- PMS – Pre-menstrual syndrome (PMS) is a range of physical, mental and behavioural symptoms which women often suffer in the week or two in the lead up to their periods. Many of the symptoms of PMS, in particular feeling angry, irritable, having mood swings, sore breasts and experiencing painful, heavy periods are actually a result of a hormone imbalance such as high levels of oestrogen
- Fibroids – Fibroids are non-cancerous tumours in the womb that form from muscle and fibrous tissue. In some cases, fibroids don’t give rise to many symptoms; however, in other cases they can give rise to very heavy, painful periods. Fibroids often form as a result of a hormone imbalance
- Endometriosis – Endometriosis is when small sections of the womb end up outside of the uterus, for example in the fallopian tubes, ovaries or vagina. Endometriosis often gives rise to painful, heavy periods
- Medication – Certain medications are able to affect your periods. Although oral contraceptives, often called ‘the pill’ often make your periods lighter or non-existent, in some cases (more likely to be oestrogen-based versions), they can make your period heavier. Other methods of contraception may also give rise to heavier periods, such as the intrauterine device (IUD), also called the coil. Other medications can also make your periods heavier such as blood thinning medication for example. If your periods change suddenly after starting any medication, always refer back to the product information leaflet (PIL) for more information or contact your GP
- Other medical conditions – There may be other conditions that can cause heavy periods such as pelvic inflammatory disease (PID), blood disorders, thyroid issues or cancer of the uterus or ovaries. If you periods change suddenly or are particularly heavy or painful, always be sure to pay a visit to your doctor.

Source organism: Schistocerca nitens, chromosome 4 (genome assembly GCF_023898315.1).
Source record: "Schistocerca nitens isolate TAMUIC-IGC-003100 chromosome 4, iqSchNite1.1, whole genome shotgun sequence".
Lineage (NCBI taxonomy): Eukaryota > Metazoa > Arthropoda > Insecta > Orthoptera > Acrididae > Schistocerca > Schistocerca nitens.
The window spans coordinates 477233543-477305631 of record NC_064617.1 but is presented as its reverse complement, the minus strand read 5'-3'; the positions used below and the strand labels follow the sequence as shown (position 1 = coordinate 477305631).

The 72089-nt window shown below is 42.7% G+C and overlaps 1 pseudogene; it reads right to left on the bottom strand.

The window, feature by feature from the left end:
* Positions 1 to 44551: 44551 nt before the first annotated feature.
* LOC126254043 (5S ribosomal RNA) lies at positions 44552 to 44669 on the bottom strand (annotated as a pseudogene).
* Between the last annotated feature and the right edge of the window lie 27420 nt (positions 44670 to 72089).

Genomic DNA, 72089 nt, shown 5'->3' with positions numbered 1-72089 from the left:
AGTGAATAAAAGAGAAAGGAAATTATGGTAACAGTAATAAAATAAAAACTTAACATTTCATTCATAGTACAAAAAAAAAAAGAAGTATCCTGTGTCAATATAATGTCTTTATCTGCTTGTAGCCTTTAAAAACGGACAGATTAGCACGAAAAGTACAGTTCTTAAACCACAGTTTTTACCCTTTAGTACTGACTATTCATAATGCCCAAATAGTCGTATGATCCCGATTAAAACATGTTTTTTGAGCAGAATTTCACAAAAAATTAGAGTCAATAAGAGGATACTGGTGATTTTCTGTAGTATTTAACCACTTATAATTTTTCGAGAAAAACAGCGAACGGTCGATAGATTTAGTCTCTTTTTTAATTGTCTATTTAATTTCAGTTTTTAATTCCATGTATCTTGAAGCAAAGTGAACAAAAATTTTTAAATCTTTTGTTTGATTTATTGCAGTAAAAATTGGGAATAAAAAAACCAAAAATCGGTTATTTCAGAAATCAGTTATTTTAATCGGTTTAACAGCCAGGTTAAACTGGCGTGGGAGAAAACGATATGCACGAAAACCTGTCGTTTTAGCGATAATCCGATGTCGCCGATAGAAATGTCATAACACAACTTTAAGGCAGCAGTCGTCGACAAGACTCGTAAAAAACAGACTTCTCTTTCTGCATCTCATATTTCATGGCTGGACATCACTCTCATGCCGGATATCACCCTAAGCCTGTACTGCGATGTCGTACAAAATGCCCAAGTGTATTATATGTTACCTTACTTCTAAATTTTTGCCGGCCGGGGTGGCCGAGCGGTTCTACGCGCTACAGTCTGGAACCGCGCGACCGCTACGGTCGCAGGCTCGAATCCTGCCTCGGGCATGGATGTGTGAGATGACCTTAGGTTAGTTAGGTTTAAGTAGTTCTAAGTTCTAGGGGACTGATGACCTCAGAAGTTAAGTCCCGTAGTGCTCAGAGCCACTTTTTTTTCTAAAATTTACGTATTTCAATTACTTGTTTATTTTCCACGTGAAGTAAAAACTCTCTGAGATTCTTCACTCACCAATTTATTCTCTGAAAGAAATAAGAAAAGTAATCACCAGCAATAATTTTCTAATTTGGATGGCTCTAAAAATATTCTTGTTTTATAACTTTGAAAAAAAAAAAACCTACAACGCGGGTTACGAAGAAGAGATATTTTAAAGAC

What can I try at home for heavy periods?
Here we outline some simple home remedies to help you manage your heavy periods a little better:
- Manage your sanitary products – In many cases slightly heavier periods are perfectly normal and there is no need to be overly worried or ‘treat’ them as such. Just be prepared, get in a routine and buy the necessary sanitary products (nowadays they are clearly marked with an absorbency rating) and ensure you have adequate supplies at home, in work and in your handbag when you are on the move. If managing them becomes unbearable, consider trying a herbal remedy or visit your doctor for other options
- Magnesium and iron rich foods – Magnesium is excellent for heavy periods. Magnesium acts as a gentle muscle relaxant and so can help take the edge off very strong contractions of the uterus which can give rise to very heavy periods. Try incorporating plenty of magnesium-rich foods into your diet including dark leafy veg, nuts, seeds, beans and wholegrains. If your periods are heavy you can also risk becoming low in iron and suffer from fatigue as a result of anaemia. Eat lots of iron-rich foods including your dark leafy veg, beans, dried fruit. Try drinking an iron tonic or some beetroot juice throughout the day too
Can any herbal remedies help?
Herbal remedies may also be useful in treating heavy periods:
- Agnus castus – Agnus castus is fantastic for women who suffer from PMS and are oestrogen dominant. An imbalance in oestrogen can give rise to symptoms such as anger and irritability, mood swings, sore breasts and heavy, painful periods. Agnus castus gently increases the amount of progesterone your body makes which creates a better balance between progesterone and oestrogen.
- Kelp – Kelp is a food source of many vitamins and minerals including iodine, iron, magnesium, calcium and B vitamins. It is especially rich in iodine which gently supports your thyroid (thyroid issues often come hand in hand with erratic periods, especially in menopausal women).
Can my doctor help?
If home and herbal remedies don’t seem t be helping it may be time to visit your doctor. If heavy periods are having a negative impact on your life there may be some treatment options available:
- Contraceptive pill – Your doctor may put you on the contraceptive pill which contains artificial versions of the female sex hormones oestrogen and progesterone, although carefully consider any side effects the pill may bring
- Other contraceptives – Other methods of contraception can also help balance your hormones. Progesterone-dominant methods such as the coil or implant may help to lessen your periods or even stop them altogether
- Endometrial ablation – An ablation is a surgical procedure which involves removing the lining of your womb. This is often used in older women who suffer from heavy periods although it can only be carried out in women who don’t want any more children
- Other medications – Pain killers, anti-inflammatory or antispasmodic medication may also be available from your doctor.